Common ‘flyways’ or movement corridors for separate birds/groups

Six of the ten adults and three juveniles have travelled along a common northeast-southwest route in different directions. This route corresponds to zones/boundary lines in maps of average climatic conditions such as rainfall and evapotranspiration.

Satellite imagery showing the general direction of movement of all tracked birds; a northeast-southwest route is evident which corresponds to average climatic boundaries such as average annual rainfall (climatic map on right). Images: CSIRO & Bureau of Meteorology

Key foraging and stopover points and regions

Different birds have been using the same sites to forage and stopover at different times. Some birds have also returned to sites or ‘re-used’ sites. This has been apparent in the mid-Lachlan River near Condonblin, NSW (see satellite image below).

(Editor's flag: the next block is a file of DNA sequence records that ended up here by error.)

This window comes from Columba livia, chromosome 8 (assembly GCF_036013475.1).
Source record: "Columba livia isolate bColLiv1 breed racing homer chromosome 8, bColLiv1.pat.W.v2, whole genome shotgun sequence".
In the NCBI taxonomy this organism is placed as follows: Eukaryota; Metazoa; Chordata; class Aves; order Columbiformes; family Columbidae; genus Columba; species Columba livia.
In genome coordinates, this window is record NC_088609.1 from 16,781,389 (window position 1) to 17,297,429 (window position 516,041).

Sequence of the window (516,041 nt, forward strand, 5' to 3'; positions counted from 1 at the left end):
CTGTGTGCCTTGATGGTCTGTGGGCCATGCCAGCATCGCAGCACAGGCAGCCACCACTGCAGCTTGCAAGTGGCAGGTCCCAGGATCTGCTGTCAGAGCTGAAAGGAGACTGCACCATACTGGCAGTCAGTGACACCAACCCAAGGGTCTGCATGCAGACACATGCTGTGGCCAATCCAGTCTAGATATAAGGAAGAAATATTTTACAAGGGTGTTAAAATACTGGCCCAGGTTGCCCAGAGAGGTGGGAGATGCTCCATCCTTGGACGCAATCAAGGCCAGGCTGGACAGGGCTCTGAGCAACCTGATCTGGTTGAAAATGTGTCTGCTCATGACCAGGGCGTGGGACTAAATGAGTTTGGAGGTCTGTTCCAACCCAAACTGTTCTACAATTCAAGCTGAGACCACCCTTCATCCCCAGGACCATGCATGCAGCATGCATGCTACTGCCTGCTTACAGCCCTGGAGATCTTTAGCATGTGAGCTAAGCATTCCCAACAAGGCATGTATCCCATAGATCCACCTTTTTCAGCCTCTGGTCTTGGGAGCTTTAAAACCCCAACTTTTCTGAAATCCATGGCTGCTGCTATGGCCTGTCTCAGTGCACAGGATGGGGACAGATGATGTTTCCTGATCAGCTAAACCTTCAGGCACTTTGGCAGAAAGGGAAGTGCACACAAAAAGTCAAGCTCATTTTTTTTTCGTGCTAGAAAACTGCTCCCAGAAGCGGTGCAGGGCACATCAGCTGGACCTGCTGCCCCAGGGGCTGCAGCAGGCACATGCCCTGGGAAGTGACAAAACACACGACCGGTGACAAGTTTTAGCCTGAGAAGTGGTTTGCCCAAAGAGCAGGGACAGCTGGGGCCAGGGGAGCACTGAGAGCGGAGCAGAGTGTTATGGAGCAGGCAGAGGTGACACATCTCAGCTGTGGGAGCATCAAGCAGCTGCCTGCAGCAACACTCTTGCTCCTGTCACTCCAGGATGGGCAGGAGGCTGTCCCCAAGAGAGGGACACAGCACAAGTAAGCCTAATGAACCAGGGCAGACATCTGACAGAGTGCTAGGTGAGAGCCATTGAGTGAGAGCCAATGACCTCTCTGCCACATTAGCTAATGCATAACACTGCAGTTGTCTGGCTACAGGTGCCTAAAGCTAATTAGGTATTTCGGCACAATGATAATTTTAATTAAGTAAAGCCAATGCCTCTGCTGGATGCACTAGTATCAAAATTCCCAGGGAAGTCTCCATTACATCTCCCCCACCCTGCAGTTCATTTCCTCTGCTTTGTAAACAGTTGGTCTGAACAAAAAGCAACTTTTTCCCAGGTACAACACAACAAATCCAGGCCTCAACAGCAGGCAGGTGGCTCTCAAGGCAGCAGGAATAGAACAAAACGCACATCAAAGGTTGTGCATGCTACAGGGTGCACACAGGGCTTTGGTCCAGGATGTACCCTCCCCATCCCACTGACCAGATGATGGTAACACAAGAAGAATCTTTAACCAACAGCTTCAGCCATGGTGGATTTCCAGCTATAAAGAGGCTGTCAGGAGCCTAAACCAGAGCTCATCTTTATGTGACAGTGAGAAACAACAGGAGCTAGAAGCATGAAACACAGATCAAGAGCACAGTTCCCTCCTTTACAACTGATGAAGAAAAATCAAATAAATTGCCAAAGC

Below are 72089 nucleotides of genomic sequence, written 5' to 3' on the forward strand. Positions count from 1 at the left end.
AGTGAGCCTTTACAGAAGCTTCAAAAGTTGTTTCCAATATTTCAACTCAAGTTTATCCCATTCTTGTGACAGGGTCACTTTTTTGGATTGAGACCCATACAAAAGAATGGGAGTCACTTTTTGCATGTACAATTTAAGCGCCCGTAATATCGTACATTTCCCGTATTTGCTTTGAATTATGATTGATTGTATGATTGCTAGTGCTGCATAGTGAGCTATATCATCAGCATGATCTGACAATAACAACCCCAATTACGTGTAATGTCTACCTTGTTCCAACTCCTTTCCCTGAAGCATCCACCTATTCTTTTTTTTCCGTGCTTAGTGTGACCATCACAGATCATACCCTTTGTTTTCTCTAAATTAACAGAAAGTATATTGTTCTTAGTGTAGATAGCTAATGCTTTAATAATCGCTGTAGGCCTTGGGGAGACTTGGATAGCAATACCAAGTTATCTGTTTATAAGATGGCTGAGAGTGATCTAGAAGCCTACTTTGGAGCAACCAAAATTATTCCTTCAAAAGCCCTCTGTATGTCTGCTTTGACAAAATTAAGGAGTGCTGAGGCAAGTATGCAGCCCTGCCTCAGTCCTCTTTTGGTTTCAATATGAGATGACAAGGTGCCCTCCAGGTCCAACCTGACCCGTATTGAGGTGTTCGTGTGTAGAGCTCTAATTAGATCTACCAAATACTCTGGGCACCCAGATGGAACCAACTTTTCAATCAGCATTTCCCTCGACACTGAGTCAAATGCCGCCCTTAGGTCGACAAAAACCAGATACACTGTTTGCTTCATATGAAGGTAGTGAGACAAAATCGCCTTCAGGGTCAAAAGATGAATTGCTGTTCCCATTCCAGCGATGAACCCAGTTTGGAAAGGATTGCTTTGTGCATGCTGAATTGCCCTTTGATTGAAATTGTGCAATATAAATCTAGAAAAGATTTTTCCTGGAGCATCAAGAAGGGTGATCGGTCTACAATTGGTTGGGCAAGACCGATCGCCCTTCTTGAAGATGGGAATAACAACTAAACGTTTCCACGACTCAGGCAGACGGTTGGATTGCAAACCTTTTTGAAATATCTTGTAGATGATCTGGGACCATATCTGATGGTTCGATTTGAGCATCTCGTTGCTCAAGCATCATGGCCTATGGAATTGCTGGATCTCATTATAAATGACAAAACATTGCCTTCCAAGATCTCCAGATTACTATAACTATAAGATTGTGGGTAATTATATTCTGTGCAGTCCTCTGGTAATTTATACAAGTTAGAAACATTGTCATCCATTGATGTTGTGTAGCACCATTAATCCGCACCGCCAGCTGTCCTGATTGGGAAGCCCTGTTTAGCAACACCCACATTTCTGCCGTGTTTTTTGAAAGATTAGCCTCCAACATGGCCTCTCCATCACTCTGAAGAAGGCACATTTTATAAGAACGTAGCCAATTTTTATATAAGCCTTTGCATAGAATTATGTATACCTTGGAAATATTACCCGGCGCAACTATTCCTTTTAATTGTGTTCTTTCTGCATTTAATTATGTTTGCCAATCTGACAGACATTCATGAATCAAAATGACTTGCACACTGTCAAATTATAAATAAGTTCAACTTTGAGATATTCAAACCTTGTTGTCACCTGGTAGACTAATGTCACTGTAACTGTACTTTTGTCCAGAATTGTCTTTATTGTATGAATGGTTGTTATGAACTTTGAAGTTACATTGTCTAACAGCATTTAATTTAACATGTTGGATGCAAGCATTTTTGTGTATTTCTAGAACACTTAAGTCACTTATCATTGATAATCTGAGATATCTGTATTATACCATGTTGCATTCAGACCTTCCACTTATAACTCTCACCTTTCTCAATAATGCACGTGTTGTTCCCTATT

Satellite imagery of the mid-Lachlan River near Condoblin, NSW, showing the stopover points of six birds (coloured dots). Lines between points indicate the bird’s sequence of movements. The sites being frequented are a mixture of native and agricultural land, and wetland and dryland habitats. Image: CSIRO

‘Paired’ habitats for roosting and foraging

The ideal foraging habitats have remnant vegetation with trees for roosting, adjacent to native or agricultural foraging habitats.

Satellite imagery of localised site use by adult female ‘Galaxy’. Galaxy is roosting overnight in remnant vegetation (pink points indicate her location at midnight) and mostly foraging in adjacent agricultural land during the day (blue & green points). Image: CSIRO

Movement associations with weather and season

Birds undertaking longer-distance movements have shown similar departure times and departure dates to each other; this is probably associated with thermals.  Weather changes such as temperature drops, rainfall and shifts in wind direction, have also been triggering long-distance movements. All birds ceased long-distance movements and ‘settled-down’ in Autumn 2017; the movements of birds within their wintering areas is highly localised, but the location of wintering areas varies between birds.